Fresh from a successful effort at stopping a budget amendment to block the replacement of a deteriorating Cincinnati bridge, State Rep. Denise Driehaus (D-31st District) will hold a town hall meeting to discuss the Ohio budget with constituents.
Driehaus marshaled forces in the Ohio House this week after she noticed an amendment that affected the $66.5 million project had quietly been added to the state budget bill by State Rep. Bob Peterson (R-85th District).—-
Peterson's amendment would've blocked state funding for the Waldvogel Memorial Viaduct, also known as the Sixth Street Viaduct, unless Cincinnati officials let one of Peterson's constituents, David Martin, build a large barge terminal along the Ohio River in East Price Hill. After Driehaus publicized the amendment, the House unanimously voted to remove it from the bill.
Work on the crumbling viaduct is scheduled to begin next month. It was built in 1940 and underwent some repairs in 1995, but currently is ranked as the bridge in the poorest condition in Southwest Ohio.
The House approved a $55.6 billion, two-year budget Thursday in a 59-40 vote along party lines. The measure now goes to the Ohio Senate; a state budget must be approved by June 30.
Driehaus will hold a town hall meeting from 7-8 p.m. May 12 to discuss the spending plan. It will be held at Carson School, 4323 Glenway Ave., in Price Hill. Paul Kostyu, of the Ohio Consumers’ Counsel (OCC), will make a presentation at the session.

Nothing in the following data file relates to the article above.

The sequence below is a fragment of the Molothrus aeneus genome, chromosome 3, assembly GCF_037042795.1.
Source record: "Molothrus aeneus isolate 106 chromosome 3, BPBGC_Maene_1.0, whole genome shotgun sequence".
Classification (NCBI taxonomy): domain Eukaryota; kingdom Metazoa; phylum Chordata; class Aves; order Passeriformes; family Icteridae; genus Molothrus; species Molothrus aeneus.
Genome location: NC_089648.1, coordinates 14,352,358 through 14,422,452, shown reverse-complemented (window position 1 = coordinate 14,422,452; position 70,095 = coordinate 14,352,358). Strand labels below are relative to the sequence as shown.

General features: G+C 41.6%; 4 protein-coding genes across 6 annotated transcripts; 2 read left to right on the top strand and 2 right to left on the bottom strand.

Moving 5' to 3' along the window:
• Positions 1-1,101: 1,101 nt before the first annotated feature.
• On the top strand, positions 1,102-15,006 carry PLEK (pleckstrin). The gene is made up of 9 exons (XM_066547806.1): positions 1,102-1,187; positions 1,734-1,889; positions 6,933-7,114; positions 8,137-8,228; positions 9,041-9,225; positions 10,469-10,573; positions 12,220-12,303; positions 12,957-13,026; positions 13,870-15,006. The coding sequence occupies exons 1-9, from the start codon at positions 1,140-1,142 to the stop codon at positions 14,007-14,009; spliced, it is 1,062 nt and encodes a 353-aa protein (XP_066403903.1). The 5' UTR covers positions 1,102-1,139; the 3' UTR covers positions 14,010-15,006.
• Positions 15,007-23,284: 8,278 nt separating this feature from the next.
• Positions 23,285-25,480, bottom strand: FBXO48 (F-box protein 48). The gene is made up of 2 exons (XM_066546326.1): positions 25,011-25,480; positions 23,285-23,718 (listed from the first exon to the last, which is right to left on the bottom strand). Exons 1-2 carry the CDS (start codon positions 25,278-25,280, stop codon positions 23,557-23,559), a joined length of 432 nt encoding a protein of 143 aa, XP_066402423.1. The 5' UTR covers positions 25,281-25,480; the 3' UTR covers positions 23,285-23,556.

The 31st House District includes western Cincinnati as well as Cheviot, Addyston, Cleves, and North Bend.
The proposed budget includes a 51.3 percent cut to the Consumers' Counsel, which serves as the state advocate for more than 4.5 million residential utility customers. The cut's size is far larger than the average budget reduction of 5 percent for all other state agencies in the first year and a 1.4 percent increase in the second year.
Also, the OCC dislikes several amendments that it believes will hinder its ability to advocate for the most affordable utility rates. Specifically, the amendments prohibit the OCC from taking positions in support of the lowest costs with respect to natural gas rates, and removes the OCC’s contact information from customer billing notices.
Peterson's unsuccessful amendment came after a jury in March rejected most claims in a lawsuit filed against the city over the Martin's stalled Queensgate Terminals project. Martin sued after the city bought the 13-acre site in 2007 and ultimately blocked his plans based on complaints from residents in the Price Hill, Sedamsville and Riverside neighborhoods.
Martin wanted to open a container-to-barge port there to transport soybeans, but neighbors worried about increased truck traffic in the area. Martin had sought $4.2 million in damages, but jurors awarded him only $667,000. Martin wanted to open the port at the former Hilltop Basic Resources parcel at 1911 River Road, but city officials questioned the plan’s viability.
Martin owns Bluegrass Farms, also known as Precision Seed Co., which operates a large bulk processing facility for grain and seeds in Jeffersonville, primarily handling soybeans. The proposed Cincinnati terminal would help ship Martin's products.
Martin's attorney is W. Stuart Dornette, who also represents the Bengals. The terminal project's biggest supporter on City Council was Jeff Berding, who is the Bengals' sales and marketing director. He resigned from council earlier this year.
Peterson lives in Fayette County, the same area where Martin's business is located. Along with his brother, Peterson operates an 1,800-acre farm that produces corn, soybeans, wheat, and livestock. He was heavily backed by the Ohio Chamber of Commerce in his state campaign.